The Asian Summer Film Festival announces the program of its 19th edition, which will feature 35 films including three world premieres, twelve international premieres and five European premieres. From July 19 to 24 the city of Vic will become the capital of Asian cinema, filling L'Atlàntida, the Casino and La Bassa dels Hermanos with the most outstanding films of the year from countries such as India, Hong Kong, Taiwan, Indonesia, China, South Korea and Japan.

All the titles of the Official Selection. Among the titles in the official competition section of the Asian Summer Film Fest that can be seen every evening at L'Atlàntida there are several world and international premieres, as well as some of the most acclaimed titles of the year in their countries of origin.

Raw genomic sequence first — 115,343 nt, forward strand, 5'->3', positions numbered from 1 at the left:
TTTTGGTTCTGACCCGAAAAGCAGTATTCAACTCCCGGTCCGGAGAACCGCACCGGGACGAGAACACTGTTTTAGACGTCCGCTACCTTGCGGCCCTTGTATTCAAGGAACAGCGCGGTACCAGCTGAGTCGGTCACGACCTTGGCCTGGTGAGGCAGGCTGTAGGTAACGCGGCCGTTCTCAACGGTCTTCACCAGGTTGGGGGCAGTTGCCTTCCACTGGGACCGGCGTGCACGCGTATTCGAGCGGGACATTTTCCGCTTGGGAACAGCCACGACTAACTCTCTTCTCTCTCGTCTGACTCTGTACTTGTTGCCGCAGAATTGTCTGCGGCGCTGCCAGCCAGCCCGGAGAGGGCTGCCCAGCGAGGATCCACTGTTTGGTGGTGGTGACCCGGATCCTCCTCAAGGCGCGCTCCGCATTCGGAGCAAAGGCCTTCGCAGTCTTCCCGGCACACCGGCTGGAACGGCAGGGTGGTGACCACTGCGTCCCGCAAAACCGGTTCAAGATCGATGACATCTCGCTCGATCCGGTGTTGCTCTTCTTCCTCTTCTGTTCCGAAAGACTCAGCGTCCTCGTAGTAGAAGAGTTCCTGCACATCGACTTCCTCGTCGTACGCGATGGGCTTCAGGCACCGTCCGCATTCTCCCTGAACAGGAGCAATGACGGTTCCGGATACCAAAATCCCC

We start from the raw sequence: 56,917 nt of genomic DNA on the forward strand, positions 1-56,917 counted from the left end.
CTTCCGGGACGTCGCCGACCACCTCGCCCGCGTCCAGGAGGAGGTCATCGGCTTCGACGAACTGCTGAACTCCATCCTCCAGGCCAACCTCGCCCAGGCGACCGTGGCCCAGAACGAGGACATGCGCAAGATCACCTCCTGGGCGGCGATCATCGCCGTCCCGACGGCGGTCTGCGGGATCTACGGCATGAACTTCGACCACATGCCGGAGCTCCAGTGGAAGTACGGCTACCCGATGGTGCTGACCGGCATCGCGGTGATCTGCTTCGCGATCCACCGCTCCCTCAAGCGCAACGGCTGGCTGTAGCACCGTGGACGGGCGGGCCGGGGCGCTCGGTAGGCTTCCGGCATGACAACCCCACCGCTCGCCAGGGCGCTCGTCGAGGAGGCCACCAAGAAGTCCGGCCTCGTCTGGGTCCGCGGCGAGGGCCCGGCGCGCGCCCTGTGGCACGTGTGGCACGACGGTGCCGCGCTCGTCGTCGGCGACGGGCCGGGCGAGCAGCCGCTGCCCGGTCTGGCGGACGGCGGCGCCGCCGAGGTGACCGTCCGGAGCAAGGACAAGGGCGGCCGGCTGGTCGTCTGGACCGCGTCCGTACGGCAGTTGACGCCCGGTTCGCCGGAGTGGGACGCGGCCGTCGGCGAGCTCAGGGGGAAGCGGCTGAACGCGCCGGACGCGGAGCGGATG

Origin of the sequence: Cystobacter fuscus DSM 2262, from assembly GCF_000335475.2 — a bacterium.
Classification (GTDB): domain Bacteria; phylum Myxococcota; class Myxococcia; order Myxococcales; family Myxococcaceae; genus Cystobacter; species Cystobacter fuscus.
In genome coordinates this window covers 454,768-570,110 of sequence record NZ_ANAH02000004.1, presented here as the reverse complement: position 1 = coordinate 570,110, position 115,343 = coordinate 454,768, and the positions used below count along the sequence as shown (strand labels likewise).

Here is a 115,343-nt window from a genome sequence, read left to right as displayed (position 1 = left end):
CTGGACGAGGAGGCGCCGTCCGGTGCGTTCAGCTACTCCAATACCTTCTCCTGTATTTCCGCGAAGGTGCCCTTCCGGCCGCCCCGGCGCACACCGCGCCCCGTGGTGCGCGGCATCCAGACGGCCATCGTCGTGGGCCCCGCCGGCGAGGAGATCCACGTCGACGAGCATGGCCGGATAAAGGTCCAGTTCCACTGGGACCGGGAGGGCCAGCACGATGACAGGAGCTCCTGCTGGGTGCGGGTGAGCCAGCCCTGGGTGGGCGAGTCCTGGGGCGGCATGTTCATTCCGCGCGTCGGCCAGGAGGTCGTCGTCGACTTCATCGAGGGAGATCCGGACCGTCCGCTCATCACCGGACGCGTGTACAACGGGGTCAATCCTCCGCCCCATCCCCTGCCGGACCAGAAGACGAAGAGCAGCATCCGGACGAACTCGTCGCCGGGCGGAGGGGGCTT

Chui Tze-Yiu's Remember What I Forgot, a love letter to Hong Kong cinema by Lil' Kim, a film buff from a country as wise and omnipresent as it is mysterious, and Lee Kang-wook's Korean film Tiger's Trigger, starring veterans Kim Won-jin and, once again, Casanova Wong, where intimate cinema and Takeshi Kitano-style outbursts of violence coexist, will be shown on the big screen for the first time. In its European premiere comes the winner of the Grand Jury Prize at the prestigious Bucheon Fantastic Film Festival, Hsu Fu Hsiang's Treat or Trick, a work that moves between horror comedy and gangster cinema, a remake of the Korean To Catch a Virgin Ghost. Also in a humorous vein, the eclectic filmmaker Sion Sono returns to his essence with Red Post on Escher Street, a love letter to cinema, a film about films, a radical comedy full of contrasts where extras take center stage, filmmakers lose their heads and film shoots reveal all their inner chaos. Less subversive and more luminous is the Taiwanese proposal Summer, by Su Che-Hsien, a summer tale of sport and self-improvement about a journalist and a coach in low hours who, through mutual support, manage to raise a team of troubled athletes.